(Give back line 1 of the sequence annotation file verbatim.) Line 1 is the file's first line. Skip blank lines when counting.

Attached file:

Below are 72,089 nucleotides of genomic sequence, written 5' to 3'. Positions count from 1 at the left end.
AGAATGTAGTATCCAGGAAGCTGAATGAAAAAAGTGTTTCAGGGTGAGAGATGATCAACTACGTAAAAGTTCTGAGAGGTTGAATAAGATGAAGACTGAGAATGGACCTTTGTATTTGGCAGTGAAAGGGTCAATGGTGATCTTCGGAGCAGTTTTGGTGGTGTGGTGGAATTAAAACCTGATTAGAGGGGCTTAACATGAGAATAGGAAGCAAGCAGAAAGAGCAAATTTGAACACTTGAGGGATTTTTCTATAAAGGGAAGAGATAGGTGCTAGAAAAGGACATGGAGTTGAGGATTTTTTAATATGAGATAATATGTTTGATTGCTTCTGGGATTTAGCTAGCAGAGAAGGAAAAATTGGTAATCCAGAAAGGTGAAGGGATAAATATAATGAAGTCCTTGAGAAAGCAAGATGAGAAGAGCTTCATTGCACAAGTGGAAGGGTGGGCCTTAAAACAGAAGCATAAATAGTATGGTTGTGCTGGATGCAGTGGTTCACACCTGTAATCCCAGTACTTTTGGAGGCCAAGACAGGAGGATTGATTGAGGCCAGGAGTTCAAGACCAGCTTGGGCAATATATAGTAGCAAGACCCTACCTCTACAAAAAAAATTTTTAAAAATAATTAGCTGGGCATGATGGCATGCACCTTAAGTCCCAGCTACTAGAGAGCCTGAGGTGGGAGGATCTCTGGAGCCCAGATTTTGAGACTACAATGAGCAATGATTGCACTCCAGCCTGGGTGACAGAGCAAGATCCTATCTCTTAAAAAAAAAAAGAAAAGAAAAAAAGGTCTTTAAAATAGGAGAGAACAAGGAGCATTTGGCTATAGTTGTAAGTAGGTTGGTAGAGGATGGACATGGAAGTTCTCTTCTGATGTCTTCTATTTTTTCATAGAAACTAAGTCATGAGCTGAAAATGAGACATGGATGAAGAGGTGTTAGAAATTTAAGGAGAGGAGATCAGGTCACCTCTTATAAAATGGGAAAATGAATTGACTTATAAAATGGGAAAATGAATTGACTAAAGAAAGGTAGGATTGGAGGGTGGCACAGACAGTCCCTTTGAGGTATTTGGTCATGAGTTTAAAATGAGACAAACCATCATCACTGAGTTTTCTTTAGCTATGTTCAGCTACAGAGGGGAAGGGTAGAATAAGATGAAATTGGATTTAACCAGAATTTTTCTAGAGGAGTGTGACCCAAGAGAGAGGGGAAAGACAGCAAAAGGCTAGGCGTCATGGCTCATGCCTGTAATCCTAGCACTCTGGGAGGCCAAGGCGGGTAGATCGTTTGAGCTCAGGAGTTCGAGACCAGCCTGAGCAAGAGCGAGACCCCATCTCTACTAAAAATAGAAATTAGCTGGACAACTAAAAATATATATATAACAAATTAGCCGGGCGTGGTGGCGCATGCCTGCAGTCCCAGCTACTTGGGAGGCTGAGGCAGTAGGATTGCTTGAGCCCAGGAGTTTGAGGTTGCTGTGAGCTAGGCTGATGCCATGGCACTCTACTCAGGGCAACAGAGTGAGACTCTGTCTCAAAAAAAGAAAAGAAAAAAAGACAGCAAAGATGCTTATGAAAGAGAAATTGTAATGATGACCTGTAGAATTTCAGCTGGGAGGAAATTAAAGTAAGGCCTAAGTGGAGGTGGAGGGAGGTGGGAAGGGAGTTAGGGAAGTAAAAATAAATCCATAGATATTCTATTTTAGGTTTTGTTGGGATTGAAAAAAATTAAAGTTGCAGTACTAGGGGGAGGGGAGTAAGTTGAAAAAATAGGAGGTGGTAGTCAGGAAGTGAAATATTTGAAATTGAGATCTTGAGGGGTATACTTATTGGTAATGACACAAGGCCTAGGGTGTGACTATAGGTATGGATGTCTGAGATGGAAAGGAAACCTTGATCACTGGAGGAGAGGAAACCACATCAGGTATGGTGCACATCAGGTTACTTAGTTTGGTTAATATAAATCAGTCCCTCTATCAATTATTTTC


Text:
Below are 72,089 nucleotides of genomic sequence, written 5' to 3'. Positions count from 1 at the left end.